Fall 2018 · Drawing performance / ML experiment
A collaboration with my 12 year-old-self is a live-drawing performance piece. While I draw, machine learning models trained on my childhood art continuously transfer those styles onto my live drawings, allowing me to create artifacts "in collaboration" with my younger self.
I remember the age of 11-12 (during the years 2007-2008) as one of the most artistically prolific periods of my life. As a kid, I loved to draw - and specifically drew a lot of digital fanart of my favorite animated shows, like Avatar: The Last Airbender and Naruto.
I drew daily and built my first ever internet friendships through online fanart communities. Drawing was something I did for fun, on my own time, and completely because it made me happy.
I grew out of that stage pretty quickly. As I got older, I started to tailor my creative energy towards "serious" goals. In high school, I focused on building a more portfolio of traditional paintings to apply to college with. While in engineering college, I figured I'd have a tech career, so I focused on projects that would help me be employable, like developing web-apps.
In this piece, I wanted to explore a dialogue between my current and younger self (and implicitly, the relationship between my current and past attitudes towards creating art), and explore ways of honoring and reconnecting with a younger version of myself.
I'm sort of a hoarder of personal data, and this is one case where I'm actually grateful for that. After I switched away from my childhood desktop computer onto my first laptop, I transferred the contents of my computer onto an external hard drive - which I also conveniently had on hand. Previous me also organized all of my art into a nice folder called "Artwork". Thanks, younger me!
This project wouldn't have gotten to where it was without the help of ml5.js, which builds upon tensorflow.js to make doing machine learning things really easy and accessible on the web.
I used ml5's style transfer example code as a base. They provide an easy interface for transferring the style of one image (on which you have to train a model) onto a new image. In this case, the styles I wanted to transfer were from my childhood drawings, and the images that would receive the styles are my live drawings.
I started following this tutorial on training your own models for style transfer, but got stuck trying to figure out using a remote GPU to do the training. Luckily, an instructor at my grad program pointed me to a helpful tutorial she wrote that explains how to run the style-transfer training with a service called Spell, which makes running heavy-duty computing jobs a lot easier using just a few commands. Spell does cost money to use, but gives new users $100 in free credits. I was able to train 6 styles without going over the $100 free credits.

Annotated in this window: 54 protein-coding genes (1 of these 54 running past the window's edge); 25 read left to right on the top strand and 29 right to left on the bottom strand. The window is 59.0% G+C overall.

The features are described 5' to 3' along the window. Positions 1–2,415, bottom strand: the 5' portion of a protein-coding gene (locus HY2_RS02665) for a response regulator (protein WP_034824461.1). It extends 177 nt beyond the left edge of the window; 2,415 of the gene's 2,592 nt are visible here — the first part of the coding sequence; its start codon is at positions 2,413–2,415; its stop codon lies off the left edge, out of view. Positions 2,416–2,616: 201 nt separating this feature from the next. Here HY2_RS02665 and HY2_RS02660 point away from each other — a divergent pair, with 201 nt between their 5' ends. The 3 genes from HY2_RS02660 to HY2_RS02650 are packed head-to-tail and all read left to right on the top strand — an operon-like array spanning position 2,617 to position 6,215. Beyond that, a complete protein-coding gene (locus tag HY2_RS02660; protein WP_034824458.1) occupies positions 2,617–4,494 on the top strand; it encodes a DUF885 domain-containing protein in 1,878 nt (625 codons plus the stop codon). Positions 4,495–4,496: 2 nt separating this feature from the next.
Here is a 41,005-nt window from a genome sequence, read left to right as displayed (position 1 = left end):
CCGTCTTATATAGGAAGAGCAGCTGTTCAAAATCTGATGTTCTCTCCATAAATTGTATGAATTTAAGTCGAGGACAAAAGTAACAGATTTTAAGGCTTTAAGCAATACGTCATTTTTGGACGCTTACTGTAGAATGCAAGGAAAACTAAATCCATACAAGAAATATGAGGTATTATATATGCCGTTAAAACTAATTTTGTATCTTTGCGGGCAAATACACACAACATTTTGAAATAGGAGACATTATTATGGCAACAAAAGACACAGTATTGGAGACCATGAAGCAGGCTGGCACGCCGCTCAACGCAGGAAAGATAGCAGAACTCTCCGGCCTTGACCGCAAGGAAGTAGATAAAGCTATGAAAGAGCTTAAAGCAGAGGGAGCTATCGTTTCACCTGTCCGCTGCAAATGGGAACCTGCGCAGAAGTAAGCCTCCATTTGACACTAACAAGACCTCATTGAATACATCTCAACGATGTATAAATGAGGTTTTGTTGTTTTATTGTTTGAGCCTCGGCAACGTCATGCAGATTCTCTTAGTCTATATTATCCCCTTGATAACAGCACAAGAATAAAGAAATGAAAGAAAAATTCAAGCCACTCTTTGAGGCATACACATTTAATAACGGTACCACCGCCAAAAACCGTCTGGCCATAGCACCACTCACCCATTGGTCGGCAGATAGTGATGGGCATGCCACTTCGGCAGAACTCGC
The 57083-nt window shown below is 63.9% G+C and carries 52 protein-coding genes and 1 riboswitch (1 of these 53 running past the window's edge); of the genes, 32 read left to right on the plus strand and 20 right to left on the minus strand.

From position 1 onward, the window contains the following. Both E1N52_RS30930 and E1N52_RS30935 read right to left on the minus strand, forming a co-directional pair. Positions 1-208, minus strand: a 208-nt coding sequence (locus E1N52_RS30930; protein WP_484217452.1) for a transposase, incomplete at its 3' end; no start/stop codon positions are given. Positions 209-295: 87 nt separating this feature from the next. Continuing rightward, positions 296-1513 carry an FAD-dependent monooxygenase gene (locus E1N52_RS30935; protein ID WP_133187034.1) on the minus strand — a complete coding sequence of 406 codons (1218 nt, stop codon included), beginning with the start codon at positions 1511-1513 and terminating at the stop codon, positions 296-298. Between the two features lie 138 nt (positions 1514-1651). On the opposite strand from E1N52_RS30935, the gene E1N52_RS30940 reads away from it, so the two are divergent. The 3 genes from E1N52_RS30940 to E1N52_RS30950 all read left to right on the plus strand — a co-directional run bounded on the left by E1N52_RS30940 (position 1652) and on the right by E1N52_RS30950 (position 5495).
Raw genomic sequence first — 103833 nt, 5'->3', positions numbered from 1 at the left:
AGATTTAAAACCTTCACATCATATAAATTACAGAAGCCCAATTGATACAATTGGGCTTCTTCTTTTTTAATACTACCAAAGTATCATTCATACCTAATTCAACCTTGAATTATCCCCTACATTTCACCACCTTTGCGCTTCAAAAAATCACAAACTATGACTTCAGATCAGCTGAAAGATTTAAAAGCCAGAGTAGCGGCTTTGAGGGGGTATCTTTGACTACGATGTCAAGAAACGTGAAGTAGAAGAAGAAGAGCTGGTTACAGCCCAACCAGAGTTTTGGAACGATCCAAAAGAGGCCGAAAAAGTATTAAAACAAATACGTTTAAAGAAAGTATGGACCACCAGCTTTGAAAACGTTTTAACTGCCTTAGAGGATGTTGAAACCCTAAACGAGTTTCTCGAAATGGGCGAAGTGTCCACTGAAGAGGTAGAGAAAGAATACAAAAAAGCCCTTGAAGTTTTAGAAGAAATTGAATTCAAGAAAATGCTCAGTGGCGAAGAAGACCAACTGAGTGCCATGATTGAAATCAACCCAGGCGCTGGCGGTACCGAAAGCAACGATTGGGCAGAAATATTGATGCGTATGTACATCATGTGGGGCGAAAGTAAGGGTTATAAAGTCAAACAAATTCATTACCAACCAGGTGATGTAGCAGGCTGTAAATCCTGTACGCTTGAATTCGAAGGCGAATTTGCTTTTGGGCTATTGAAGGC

Training the models on my own drawings took a while to get started, so I simultaneously worked on an interface on which I can live draw in a performance setting.
Because this whole project was a story about my pre-teen self, I wanted to replicate a desktop environment from that era. My family didn't grow up as an Apple family - we had exclusively Windows computers. My first personal computer - one that I had in my bedroom - was a desktop computer with Windows Vista. "Replicating" this environment involved scouring the internet for screenshots of this now obsolete UI, and positioning these elements together in a webpage.
To provide some visual metaphors for the style transfer going on, I used a mock MS Paint window to stage my live drawing, a mock image preview environment to reference my old drawings, and a mock terminal window to display the "collaborative" output between my live drawing and my childhood art.
To create a simple drawing functionality, I used p5.js canvas and a quick tutorial.
Next, I worked on getting style to transfer onto the canvas from a machine learning model. To do this, I captured the canvas element as a JPEG image and fed the image to the model, which then outputs a version of the drawing with the appropriate style transferred.
To get a smooth, continuous style-transfer effect while drawing, I needed to do this process of capturing the image and feeding it to the model many times. My first run at this was not super successful - I didn't realize how much computational time it took to apply style transfer on an image, especially if the image was bigger than 100px.
There were a tricks I ended up using to make the style transfer work and look better as a "live" effect:
The code I wrote for the performance is not really easy to learn as a tool for other people and was written specifically to make it easy to perform a story, but if you're interested, here it is live and here's the source code, with a few tips:
I've also modified the code written for the performance into a more convenient tool for other people to interact with! Try drawing below or going directly to the app and applying styles from my childhood art. You might need to be a bit patient while drawing - the style transfer might be laggy, so drawing slowly is recommended. Works best in Chrome on desktop.
Not loading below? Explore the app directly